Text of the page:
10. Chew, Thanks for the heads-up regarding IDE drives and the dskcache tool. I was previously only aware of how it affects SCSI drives. After fully re-reading the M$ article, I see now what you are talking about. Please post your findings regarding how the dskcache tool effects IDE RAID......it would be greatly appreciated. Thanks again, CC PS - Also, thanks for updating the FAQ section, since the dskcache tool is a very welcomed fix for SCSI users.
  11. Huh??? Do you mean ATA RAID? The dskcache application is designed for SCSI devices, not ATA or SATA. It should not be working for your ATA drive, unless you are using ATA RAID (since windows recognizes an ATA RAID card/chip as a SCSI device in the device manager). Stevo and Krusher, I'm glad it worked for you. Linuxrulz, it must be something to do with your RAID settings, b/c the dskcache application worked on EVERY single computer with SCSI or SCSI RAID that I've tried it with. I'm very surprised that people aren't doing backflips over the release of dskcache.exe from M$......which is a fix to a problem that was giving so many people headaches, and was such a hot topic at one time. If I remember correctly, there were three different threads that exceded 5-6 pages (including this thread, which is 7 pages). I'm 'guessing' that people in this forum must have given up on SCSI b/c of these write issues, and switched to Raptor's. Of course, I can't blame them......since Raptor's were cheaper, and ran neck and neck with 15k SCSI drives (of the last generation) in some benchmarks. Since the new generation of SCSI drives (namely the Maxtor Atlas 15K II and Fujitsu MAU) completely obliterated the Raptor in SR's tests, I would be hard pressed to believe that hardcore enthusiasts (who are willing to spend the money) would choose the Raptor over these new 15K SCSI drives......especially since there is now a fix for the write issues. Hmmmm.......I wonder if Western Digital is working on a new version of the Raptor? Hey Eugene and/or Chew, you need to update the FAQ topic related to "What performance problems exist using SCSI drives with Windows? "......since this issue appears to have been addressed by Microsoft. CC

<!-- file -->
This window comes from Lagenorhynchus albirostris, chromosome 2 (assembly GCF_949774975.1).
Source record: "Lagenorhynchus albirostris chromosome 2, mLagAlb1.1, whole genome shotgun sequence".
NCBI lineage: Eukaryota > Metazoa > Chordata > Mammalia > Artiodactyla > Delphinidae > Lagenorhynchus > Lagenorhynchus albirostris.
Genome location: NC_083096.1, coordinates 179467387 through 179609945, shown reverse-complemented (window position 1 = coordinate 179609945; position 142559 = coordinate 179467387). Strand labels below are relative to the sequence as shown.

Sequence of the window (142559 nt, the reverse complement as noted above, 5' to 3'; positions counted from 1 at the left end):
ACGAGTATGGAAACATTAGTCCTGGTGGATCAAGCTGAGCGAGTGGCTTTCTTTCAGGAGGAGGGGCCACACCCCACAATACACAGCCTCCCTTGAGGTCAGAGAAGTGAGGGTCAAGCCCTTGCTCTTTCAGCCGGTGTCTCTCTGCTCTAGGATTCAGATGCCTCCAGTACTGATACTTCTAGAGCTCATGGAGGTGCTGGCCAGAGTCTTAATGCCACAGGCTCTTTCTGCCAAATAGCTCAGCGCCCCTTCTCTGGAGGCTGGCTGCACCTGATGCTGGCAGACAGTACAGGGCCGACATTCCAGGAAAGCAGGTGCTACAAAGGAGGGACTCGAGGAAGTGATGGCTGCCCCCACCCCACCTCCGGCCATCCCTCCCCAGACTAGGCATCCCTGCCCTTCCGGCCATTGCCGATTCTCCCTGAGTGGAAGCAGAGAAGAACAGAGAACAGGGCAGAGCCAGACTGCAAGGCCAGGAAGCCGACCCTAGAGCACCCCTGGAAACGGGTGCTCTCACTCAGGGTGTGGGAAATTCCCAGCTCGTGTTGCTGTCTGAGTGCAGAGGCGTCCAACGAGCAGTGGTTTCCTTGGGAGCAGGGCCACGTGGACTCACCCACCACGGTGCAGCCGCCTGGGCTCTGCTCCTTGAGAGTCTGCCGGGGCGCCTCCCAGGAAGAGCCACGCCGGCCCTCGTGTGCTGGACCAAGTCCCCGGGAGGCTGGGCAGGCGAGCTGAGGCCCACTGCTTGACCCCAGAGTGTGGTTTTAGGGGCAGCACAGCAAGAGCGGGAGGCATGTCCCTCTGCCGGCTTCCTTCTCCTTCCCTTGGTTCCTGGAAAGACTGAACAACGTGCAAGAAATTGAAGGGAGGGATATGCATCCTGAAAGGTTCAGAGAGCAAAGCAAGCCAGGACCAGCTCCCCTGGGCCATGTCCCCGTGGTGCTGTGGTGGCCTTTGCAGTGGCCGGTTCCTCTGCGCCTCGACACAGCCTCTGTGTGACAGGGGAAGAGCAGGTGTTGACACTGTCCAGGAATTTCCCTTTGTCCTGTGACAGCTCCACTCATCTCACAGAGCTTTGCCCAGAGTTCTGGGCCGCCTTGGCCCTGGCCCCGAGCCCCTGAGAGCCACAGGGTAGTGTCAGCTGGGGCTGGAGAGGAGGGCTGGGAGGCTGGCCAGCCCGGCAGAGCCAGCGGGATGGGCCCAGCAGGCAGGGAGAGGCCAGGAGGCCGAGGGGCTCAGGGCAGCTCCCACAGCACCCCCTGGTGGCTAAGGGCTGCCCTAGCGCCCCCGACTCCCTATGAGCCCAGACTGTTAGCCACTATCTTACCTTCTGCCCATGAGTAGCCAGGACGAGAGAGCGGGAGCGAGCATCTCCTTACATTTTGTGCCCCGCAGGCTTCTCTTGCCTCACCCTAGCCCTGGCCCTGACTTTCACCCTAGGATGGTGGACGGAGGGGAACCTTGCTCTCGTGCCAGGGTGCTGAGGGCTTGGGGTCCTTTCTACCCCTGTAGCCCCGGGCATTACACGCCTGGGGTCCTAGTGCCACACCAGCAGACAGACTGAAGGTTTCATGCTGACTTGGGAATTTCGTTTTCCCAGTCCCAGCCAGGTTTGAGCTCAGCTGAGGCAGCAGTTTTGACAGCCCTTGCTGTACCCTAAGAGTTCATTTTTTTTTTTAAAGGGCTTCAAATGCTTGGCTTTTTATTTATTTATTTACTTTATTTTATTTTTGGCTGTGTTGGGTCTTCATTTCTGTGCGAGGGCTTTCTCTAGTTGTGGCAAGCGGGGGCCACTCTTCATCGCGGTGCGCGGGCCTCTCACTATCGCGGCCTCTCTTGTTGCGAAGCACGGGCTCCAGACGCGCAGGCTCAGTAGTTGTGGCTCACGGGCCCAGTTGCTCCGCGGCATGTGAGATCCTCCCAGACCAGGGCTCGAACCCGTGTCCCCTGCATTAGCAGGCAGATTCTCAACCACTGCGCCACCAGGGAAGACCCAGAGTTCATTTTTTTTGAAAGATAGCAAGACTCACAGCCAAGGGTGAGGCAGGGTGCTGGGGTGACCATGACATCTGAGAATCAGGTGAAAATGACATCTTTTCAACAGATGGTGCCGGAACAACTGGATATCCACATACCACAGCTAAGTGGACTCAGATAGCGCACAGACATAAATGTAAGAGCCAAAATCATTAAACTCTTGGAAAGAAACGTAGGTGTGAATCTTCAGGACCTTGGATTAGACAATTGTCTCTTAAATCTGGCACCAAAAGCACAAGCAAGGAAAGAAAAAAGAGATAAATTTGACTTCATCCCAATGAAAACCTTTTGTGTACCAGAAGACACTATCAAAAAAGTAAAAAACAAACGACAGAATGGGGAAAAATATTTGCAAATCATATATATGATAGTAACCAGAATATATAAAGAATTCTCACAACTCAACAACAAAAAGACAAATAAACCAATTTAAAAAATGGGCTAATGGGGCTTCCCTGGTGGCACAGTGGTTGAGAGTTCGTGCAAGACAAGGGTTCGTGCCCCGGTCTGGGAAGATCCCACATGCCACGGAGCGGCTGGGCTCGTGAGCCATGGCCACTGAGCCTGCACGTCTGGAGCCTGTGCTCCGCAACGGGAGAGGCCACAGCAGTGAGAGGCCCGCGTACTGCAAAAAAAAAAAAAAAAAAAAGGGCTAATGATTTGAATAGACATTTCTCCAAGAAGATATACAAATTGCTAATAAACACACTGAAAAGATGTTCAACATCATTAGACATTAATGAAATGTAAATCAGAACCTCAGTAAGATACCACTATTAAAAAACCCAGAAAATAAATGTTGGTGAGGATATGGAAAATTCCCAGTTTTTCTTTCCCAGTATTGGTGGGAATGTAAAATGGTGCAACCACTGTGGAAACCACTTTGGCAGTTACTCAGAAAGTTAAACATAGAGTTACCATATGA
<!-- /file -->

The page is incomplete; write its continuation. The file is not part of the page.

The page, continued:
12. Oh yah, I think I remember some of you ATA RAID folks out there being affected by the XP bug (ie....low write scores), since XP lists ATA RAID cards as a SCSI device in the device manager. I wonder if the hotfix will work for you guys? CC PS - remember, using this hotfix.....a power failure will most likely result in data loss. I highly recommend a UPS battery backup.
  13. Hey Krusher, That is the tool I'm referring to. It definitely works for XP SP2. It was released by Microsoft to allow one to change the power protect feature of Win2k SP3. I didn't have any success with it when I tried to apply it to XP SP1.......but it has worked on every XP SP2 machine I've tried. Funny thing is, MS's documentation is very confusing when it comes to this tool. In addition, I think they "might" have changed the wording in these documents since XP SP2 was released (If my memory serves me wrong folks, please don't hesitate to correct me). First, the Slow Disk Performance When Write Caching Is Enabled article states: Before SP2 was released, I'm pretty sure it didn't used to say "A similar fix is also included in Windows XP". But in the same article, they state: A contradiction of words maybe? If they did in fact change the wording of these articles after SP2 was released, then they should have nixed that statement. In the next article Obtain the Dskcache.exe Tool to Configure the "Power Protected" Write Cache Option it states: Funny, I don't remember that XP blurb being there before SP2 was released. They go on to say: I remember people emailing MS about this, and MS first claimed that they 'might' fix it in SP2, but other people have said that MS stated that they do not plan to fix this with XP......only win2k. At the bottom of all these articles, there is a section to show which operating systems the hotfix applies to. Call me crazy, but I don't remember XP being listed in any of these sections before SP2 was released. Finally, in the article List of fixes included in Windows XP Service Pack 2 we see "811392 Obtain the Dskcache.exe Tool to Configure the Power Protected Write Cache Option" being listed. So there ya go......they did in fact include it with SP2. This contradicts what they said before about "there are currently no plans to release a supported update for this behavior for Windows XP." They kinda just slipped it in there, then "perhaps" changed the wording of some articles to cover their tracks. I think it's a conspiracy ......hahaha.....just kidding. I really don't care if those articles are a little confusing or misleading......I'm just glad they finally gave us an option to fix the bug. CC
  14. Although, I'll have to admit, after applying the fix........my applications defininetly feel MUCH snappier, my computers boot faster, and transferring files across drives is now AMAZING!!! CC
  15. Hey Eugene, I would definitely have to agree. After I thought about it for a second, my inclination was that the fix won't help SCSI drive scores with SR's benchmarks, since we are talking about "accesses" via WinTrace32 captures. The XP SCSI bug only effects writes, not reads......therefore, there would be no differences in benchmark scores after the fix was applied. Cobra Chi